Entertainment Industry Jobs: Get in Through an Internship

Internship

Let’s get right to it! College is an exciting and empowering experience. But schooling does not cease after class comes to an end. Recent graduates can, at times, overestimate their capacity to function adequately in a real world work environment. One can feel as though there is little that could take them by surprise due to the fact that the entirety of human knowledge has been effectively crammed into their brain over the course of a two- or four-year degree. Confidence in education is a wonderful motivator. Run with it! But consider this: there is an element of chaos in the workplace that academia can only dream of reproducing.

You, my friend, are going to make a mistake. Do not fret; we all do it. Love the mistake. Embrace it. Success cannot be realized without failure. And when you find yourself standing amid the smoldering ruins of your blunder, flummoxed, over-heated, sweaty palmed, and cursing yourself for failing to catch your miscalculation before it was too late, you will breathe a steady sigh of relief, for your internship has afforded you with a slightly larger margin of error. Interns are indeed expected to deliver, but not necessarily to the extent that battle hardened, seasoned professionals are. Typical intern duties tend not to include tasks that support the weight of entire projects. So when you make your mistake, there will not be large budgets attached, and you won’t blow the deadline. What’s more, you will be given the opportunity to learn from your mistake and correct the result.

Clearly, a large number of opportunities go unpublished. But if you are in the fray with people, the likelihood of you hearing about an opening is far greater than if you were, well…not.

Another commonly overlooked consideration is company culture. That is to say: ethos. In most cases, employers have less difficulty finding candidates with the necessary skills and a greater deal of difficulty finding candidates who are right for the culture. In the entertainment industry, especially, company culture is of paramount significance and an integral constituent to what makes a company’s product what it is. Creative organizations put a great deal of effort into identifying others who share their vision for the product being created. What then can furnish employers with the most insight into a candidate’s potential? Unfortunately a resume reveals precious little personality. The cover letter shines more light here. A face-to-face interview is where the initial decision is often made. However, nothing reveals a person’s character, knowledge base, and aptitude like working side-by-side with someone on a job site. The internship puts you there.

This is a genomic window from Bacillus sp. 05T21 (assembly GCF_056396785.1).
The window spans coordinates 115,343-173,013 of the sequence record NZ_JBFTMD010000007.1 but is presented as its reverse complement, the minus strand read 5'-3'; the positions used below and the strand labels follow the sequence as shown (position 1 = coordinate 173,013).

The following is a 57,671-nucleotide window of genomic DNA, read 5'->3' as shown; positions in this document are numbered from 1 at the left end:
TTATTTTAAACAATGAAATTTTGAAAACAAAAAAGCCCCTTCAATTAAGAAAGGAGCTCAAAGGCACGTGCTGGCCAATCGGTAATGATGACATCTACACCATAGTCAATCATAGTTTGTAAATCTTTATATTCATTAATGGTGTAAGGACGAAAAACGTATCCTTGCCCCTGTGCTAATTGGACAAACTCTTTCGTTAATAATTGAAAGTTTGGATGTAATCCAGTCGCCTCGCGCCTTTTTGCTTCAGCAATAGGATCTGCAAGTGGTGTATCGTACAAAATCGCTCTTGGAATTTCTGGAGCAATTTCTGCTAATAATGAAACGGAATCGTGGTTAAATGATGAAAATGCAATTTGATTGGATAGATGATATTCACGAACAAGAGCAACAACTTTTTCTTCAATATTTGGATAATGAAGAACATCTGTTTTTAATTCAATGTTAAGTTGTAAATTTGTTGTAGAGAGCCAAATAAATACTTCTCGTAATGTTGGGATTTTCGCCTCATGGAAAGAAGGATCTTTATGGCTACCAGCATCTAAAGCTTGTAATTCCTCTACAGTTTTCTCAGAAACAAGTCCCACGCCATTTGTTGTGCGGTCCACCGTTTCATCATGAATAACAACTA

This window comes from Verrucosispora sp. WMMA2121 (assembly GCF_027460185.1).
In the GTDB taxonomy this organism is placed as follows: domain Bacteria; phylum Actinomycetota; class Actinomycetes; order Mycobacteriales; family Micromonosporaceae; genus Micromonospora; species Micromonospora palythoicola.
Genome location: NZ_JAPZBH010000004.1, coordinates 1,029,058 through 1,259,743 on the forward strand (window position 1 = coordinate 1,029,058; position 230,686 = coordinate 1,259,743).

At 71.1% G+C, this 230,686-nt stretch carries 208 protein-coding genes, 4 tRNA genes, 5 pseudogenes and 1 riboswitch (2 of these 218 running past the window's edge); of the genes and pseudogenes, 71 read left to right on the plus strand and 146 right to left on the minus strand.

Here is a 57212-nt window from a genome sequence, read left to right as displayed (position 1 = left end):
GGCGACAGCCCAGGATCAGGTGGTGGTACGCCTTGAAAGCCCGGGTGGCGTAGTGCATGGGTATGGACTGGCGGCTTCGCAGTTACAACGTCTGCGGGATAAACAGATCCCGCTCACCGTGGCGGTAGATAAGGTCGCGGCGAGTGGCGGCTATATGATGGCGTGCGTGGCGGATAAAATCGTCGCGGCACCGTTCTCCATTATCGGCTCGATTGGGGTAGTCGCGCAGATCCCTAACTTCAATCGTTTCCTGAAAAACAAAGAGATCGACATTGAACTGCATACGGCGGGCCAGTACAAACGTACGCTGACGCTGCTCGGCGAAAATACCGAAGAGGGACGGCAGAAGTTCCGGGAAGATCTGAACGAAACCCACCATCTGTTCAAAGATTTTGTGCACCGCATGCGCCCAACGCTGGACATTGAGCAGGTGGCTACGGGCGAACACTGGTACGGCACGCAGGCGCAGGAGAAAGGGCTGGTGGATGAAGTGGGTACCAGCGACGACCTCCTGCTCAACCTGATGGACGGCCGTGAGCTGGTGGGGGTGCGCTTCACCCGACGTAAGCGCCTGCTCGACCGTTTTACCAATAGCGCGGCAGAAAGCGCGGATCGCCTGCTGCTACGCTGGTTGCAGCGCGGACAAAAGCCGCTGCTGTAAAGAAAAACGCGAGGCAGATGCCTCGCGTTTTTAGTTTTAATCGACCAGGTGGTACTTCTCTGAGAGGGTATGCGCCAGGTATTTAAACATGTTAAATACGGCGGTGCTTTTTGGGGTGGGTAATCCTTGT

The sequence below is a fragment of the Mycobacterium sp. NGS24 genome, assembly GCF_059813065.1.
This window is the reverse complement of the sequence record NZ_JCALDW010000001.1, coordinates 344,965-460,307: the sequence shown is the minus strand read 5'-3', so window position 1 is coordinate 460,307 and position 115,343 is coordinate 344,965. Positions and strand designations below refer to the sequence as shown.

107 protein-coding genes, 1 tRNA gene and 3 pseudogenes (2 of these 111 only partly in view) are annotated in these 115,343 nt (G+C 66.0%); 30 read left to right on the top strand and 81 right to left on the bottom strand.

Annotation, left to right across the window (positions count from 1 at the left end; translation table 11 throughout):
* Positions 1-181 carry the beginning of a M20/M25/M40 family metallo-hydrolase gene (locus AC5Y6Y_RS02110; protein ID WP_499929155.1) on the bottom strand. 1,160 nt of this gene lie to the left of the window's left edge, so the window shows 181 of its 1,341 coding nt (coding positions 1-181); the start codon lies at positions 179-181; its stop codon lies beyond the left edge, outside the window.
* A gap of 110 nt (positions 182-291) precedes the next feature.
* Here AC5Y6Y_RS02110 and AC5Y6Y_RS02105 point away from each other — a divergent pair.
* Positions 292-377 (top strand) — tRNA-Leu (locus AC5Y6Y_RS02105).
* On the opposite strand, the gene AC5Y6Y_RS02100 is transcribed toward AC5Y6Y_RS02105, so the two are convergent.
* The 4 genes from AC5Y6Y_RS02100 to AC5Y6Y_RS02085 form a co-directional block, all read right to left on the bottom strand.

Know too that you can use the internship as your own sort of trial run with an employer. Not to say that you should take the decision lightly. A well thought-out and strategic pick regarding where to start will serve you well. Don’t go wasting your time or anyone else’s. Do your research. Familiarize yourself with the company’s website. Search industry publications for any articles written about the target business or its employees. This gathered data should bring valuable perspective and assist you in making the right call, as well as provide relevant talking points for your interview.

Finally, an internship could very well position you within striking distance of a potential paid gig, even if a job opening is not on deck at the start of your internship. Personnel needs often arise with little-to-no forewarning. Hiring from an intern pool often serves as a means to quickly fill a vacancy or to make additions. For some companies, it is a strict policy. So in all probability, the job you are looking for may not even make it to the job posting website that you check every day. [You are checking it daily, right?] Clearly, a large number of opportunities go unpublished. But if you are in the fray with people, the likelihood of you hearing about an opening is far greater than if you were, well…not.

So suck it up and take the plunge. Do the internship. And do not ‘work for free,’ but instead take it upon yourself to create value and manifest the type of [internship] experience that you long for. Build a relationship, build your resume, and get some on the job training. One could argue that in the context of a person’s long spanning career that this sort of experience gained has far greater value than a couple of bucks.

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